Cultural Hegemony and African American Development

By Clovis E. Semmes | Go to book overview

generational discontinuities between the 1920s and the 1960s.

Cruse's interpretive frame, his work outlining a theory of the cities, and his focus on the important role of the organization, production, and control of culture in an advanced capitalist society are useful for future theoretical and empirical work in African American studies. In sum, Cruse's work is instructive by its methodological example and by its theoretical substance. It extends a Black intellectual tradition, and it affirms the metaproblem of cultural hegemony as a significant socio-cultural dialectic driving intellectual inquiry in African American studies. Harold Cruse has given scholars a vision through which to coherently and logically recognize the key parameters and essential elements of Black, African American, or Africana studies.


NOTES
1
See Harold Cruse, Crisis of the Negro intellectual ( New York: William Morrow, 1967).
2
Ibid.
3
Ibid.; cf. E. Franklin Frazier, Black Bourgeoisie: The Rise of a New Middle Class ( New York: Free Press, 1957), and "Failure of the Negro Intellectual", in G. Franklin Edwards, ed., E. Franklin Frazier on Race Relations ( Chicago: University of Chicago Press, 1968), pp. 267-79.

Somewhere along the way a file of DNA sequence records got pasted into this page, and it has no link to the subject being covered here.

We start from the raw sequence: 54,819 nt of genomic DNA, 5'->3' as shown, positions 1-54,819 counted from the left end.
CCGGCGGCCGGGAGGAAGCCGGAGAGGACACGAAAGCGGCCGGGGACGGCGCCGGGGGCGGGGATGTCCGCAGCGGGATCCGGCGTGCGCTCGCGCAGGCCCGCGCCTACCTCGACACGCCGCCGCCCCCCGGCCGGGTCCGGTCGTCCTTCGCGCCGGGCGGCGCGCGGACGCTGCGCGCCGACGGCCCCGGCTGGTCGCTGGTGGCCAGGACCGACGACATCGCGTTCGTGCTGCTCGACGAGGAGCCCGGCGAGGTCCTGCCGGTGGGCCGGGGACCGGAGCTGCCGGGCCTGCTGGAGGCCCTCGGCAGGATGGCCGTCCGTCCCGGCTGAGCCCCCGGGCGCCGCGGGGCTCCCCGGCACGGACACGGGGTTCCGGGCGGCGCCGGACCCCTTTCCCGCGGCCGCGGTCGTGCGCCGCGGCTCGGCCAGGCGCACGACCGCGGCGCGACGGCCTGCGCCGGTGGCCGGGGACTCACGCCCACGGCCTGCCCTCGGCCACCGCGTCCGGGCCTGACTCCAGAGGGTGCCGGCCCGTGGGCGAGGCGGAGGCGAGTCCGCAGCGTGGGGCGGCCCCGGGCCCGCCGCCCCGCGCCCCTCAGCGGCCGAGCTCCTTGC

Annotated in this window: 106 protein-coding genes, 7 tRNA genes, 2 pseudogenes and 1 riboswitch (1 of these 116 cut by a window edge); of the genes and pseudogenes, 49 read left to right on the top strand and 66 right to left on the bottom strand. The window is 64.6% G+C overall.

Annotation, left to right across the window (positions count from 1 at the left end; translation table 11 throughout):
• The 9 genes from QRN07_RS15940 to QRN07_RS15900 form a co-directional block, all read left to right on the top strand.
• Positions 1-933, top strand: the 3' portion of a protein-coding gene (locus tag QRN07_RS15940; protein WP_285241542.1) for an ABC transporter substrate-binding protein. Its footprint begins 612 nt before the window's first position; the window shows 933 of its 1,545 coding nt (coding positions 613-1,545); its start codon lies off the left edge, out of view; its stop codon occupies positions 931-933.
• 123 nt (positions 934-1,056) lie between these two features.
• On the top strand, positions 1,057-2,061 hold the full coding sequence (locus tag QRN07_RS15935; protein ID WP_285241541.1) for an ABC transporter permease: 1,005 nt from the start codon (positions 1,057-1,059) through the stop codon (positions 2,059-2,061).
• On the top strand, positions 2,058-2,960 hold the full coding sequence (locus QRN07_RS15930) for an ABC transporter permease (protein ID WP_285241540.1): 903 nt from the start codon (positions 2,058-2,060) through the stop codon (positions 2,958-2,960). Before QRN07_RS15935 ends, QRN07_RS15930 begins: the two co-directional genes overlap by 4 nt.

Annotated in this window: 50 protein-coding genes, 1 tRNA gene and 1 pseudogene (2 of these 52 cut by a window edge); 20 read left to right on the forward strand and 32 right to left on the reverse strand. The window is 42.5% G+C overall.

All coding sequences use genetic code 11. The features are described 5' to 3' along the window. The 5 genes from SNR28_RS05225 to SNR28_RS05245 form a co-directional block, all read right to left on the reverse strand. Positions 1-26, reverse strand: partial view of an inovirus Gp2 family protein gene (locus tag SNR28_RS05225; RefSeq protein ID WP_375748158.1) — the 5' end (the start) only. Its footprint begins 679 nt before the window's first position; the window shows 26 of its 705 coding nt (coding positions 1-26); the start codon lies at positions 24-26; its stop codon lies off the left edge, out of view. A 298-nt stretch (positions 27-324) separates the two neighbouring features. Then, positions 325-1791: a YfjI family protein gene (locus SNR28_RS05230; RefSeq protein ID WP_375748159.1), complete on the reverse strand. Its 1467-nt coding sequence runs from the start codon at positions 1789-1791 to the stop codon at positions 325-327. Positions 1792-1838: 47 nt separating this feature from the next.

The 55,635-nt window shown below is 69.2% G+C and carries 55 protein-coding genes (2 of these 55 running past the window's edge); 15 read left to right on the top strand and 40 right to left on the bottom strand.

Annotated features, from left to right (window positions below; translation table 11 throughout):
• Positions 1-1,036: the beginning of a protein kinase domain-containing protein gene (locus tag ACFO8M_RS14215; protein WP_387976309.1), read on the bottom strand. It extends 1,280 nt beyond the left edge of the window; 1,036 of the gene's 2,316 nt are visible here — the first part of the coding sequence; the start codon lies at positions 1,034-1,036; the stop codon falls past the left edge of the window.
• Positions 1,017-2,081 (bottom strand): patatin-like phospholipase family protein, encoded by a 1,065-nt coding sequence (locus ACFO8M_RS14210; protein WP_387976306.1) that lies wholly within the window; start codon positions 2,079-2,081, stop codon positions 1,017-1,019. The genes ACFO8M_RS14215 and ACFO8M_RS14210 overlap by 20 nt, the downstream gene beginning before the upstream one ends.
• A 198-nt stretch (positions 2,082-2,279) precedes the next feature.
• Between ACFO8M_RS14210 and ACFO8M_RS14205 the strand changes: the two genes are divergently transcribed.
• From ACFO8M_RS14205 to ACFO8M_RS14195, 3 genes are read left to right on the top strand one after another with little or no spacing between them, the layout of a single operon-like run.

4
Ibid.
5
See Harold Cruse, "The Integrationist Ethic as a Basis of Scholarly Endeavors", in Armstead L. Robinson, Craig C. Foster, and Donald H. Ogilvie , eds., Black Studies in the University: A Symposium ( New Haven, C onn.: Yale University Press, 1969), pp. 4-12.
7
Ibid.
8
Cf. E. Franklin Frazier, Race and Culture Contacts in the Modern World ( Boston: Beacon Press, 1957), p. 35.
10
Cruse, "The Integrationist Ethic", p. 7.

-90-

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Cultural Hegemony and African American Development
Table of contents

Table of contents

  • Title Page iii
  • Contents vii
  • Introduction ix
  • 1 - Foundations of Knowledge in African American Studies 1
  • Notes 33
  • 2 - The Frazerian Paradigm 41
  • Notes 67
  • 3 - The Dialectics of Harold Cruse 71
  • Notes 90
  • 4 - The Problem of Legitimacy 93
  • Notes 108
  • 5 Culture, Economics, and the Mass Media 111
  • Notes 134
  • 6 - Religious Fragmentation and Social Cohesion 139
  • Notes 164
  • 7 - Toward a Theory of African American Health 171
  • Notes 191
  • 8 - Revitalization Tendencies 195
  • 9 - A Concluding Comment 251
  • Bibliography 255
  • Index 265
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